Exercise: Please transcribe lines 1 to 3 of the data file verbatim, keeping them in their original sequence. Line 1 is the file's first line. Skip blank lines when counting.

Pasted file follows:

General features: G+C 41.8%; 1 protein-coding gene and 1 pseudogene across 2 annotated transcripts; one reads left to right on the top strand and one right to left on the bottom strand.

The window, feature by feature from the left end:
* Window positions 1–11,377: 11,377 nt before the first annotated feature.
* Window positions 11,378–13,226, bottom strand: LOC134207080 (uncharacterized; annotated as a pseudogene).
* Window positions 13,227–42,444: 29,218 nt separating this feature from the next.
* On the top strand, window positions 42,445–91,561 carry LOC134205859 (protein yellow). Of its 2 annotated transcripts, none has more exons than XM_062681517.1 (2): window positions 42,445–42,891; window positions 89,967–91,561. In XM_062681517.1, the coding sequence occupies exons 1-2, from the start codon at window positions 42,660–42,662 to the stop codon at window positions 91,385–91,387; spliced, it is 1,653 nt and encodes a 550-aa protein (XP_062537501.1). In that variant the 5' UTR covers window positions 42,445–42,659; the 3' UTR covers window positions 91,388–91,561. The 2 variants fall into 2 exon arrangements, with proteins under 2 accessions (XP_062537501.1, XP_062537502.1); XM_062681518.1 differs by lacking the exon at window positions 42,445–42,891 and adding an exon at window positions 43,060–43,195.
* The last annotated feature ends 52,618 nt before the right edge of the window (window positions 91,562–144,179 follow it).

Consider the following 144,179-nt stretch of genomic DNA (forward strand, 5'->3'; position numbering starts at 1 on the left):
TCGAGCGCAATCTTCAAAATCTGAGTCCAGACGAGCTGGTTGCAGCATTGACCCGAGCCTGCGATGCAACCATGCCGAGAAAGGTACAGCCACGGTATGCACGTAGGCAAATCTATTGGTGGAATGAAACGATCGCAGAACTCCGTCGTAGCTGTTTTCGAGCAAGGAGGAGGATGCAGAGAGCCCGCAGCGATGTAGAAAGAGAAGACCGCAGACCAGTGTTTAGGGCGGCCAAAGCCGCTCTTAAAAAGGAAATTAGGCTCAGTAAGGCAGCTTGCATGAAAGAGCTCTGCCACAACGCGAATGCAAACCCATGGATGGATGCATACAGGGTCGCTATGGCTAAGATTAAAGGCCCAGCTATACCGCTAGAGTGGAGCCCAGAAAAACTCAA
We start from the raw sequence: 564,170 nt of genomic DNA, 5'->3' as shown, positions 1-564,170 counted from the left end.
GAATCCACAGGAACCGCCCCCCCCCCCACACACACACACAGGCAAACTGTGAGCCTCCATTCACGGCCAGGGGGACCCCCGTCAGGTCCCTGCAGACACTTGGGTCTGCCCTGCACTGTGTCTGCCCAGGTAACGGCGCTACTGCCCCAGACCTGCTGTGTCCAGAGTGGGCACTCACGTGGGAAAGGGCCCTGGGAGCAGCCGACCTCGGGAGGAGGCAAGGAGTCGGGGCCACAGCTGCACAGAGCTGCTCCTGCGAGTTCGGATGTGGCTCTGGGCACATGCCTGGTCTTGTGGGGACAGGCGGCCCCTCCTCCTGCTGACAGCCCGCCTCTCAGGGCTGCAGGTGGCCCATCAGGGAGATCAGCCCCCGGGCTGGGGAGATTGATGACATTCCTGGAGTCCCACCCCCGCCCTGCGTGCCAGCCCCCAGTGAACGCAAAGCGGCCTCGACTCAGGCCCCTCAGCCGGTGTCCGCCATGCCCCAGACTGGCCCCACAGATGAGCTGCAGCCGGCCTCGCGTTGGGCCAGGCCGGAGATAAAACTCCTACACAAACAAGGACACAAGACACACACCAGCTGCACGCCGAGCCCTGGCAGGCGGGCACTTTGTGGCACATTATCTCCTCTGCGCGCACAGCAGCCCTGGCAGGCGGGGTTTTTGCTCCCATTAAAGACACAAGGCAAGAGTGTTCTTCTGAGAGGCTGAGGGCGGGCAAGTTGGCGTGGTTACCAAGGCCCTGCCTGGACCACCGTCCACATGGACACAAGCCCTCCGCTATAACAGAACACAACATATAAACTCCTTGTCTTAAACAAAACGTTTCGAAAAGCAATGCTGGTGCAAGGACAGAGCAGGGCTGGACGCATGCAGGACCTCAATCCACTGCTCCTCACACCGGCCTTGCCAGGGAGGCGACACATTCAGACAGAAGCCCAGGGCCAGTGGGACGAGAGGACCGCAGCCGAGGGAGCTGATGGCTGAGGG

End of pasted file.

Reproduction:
General features: G+C 41.8%; 1 protein-coding gene and 1 pseudogene across 2 annotated transcripts; one reads left to right on the top strand and one right to left on the bottom strand.

The window, feature by feature from the left end:
* Window positions 1–11,377: 11,377 nt before the first annotated feature.